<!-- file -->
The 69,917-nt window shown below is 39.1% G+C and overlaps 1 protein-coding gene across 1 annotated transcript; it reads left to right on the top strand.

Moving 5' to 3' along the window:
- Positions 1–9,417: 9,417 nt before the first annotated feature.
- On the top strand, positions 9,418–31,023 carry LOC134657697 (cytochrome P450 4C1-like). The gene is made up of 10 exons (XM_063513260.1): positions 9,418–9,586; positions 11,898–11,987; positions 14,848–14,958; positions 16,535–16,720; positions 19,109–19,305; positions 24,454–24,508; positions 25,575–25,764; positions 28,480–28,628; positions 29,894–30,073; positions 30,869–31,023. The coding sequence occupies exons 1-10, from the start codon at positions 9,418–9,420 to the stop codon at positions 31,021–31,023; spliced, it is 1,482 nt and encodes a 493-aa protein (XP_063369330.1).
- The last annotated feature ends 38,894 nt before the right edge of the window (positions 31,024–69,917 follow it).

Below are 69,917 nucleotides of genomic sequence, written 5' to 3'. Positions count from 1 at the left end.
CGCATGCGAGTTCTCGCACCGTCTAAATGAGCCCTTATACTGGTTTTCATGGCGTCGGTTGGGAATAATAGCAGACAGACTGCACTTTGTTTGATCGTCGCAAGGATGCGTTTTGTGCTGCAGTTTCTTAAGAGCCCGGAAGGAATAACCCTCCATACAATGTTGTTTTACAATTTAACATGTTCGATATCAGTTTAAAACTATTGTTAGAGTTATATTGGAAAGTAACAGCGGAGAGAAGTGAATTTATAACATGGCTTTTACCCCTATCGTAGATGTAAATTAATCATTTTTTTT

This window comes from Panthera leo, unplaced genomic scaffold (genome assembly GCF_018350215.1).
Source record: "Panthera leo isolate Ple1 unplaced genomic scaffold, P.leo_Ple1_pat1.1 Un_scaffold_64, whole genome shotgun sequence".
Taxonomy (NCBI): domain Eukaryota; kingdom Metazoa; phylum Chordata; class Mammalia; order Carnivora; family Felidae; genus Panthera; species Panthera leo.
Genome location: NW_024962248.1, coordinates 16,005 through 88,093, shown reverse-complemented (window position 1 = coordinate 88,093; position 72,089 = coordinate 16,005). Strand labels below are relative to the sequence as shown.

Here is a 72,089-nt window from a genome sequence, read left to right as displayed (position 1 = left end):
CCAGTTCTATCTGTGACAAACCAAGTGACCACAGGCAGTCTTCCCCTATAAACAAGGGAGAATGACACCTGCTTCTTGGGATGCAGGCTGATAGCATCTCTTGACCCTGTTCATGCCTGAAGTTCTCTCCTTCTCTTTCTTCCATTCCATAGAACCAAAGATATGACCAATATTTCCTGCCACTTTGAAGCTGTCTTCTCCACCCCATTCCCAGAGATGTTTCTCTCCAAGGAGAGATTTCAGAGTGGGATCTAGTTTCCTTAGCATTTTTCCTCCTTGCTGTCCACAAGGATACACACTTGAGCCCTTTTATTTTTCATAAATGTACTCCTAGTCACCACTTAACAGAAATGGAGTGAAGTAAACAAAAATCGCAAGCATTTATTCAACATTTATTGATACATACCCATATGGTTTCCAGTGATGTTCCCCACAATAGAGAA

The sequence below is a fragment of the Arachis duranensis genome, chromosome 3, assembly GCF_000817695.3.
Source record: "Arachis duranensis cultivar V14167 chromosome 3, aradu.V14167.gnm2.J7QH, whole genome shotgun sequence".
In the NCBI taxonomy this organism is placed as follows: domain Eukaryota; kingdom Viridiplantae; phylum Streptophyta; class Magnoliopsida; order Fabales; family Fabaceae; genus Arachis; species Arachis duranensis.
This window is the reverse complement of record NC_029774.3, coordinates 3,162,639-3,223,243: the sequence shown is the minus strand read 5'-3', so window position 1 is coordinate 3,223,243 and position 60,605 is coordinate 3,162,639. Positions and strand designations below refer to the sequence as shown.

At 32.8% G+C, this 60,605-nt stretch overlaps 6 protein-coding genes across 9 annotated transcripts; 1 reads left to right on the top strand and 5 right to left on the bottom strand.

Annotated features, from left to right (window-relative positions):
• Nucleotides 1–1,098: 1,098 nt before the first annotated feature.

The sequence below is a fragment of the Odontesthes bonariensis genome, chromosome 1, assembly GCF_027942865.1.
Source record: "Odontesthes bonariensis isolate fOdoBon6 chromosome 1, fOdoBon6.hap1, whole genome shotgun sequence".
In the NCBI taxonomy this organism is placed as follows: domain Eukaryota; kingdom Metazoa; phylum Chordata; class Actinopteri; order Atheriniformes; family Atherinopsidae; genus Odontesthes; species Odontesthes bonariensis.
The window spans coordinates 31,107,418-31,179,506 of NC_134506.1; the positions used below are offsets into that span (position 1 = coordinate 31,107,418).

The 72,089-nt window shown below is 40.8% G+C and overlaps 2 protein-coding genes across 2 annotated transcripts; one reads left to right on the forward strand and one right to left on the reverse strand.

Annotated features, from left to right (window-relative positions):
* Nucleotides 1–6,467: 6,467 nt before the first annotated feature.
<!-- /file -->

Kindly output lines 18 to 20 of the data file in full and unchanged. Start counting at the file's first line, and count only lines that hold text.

At 32.8% G+C, this 60,605-nt stretch overlaps 6 protein-coding genes across 9 annotated transcripts; 1 reads left to right on the top strand and 5 right to left on the bottom strand.

Annotated features, from left to right (window-relative positions):
• Nucleotides 1–1,098: 1,098 nt before the first annotated feature.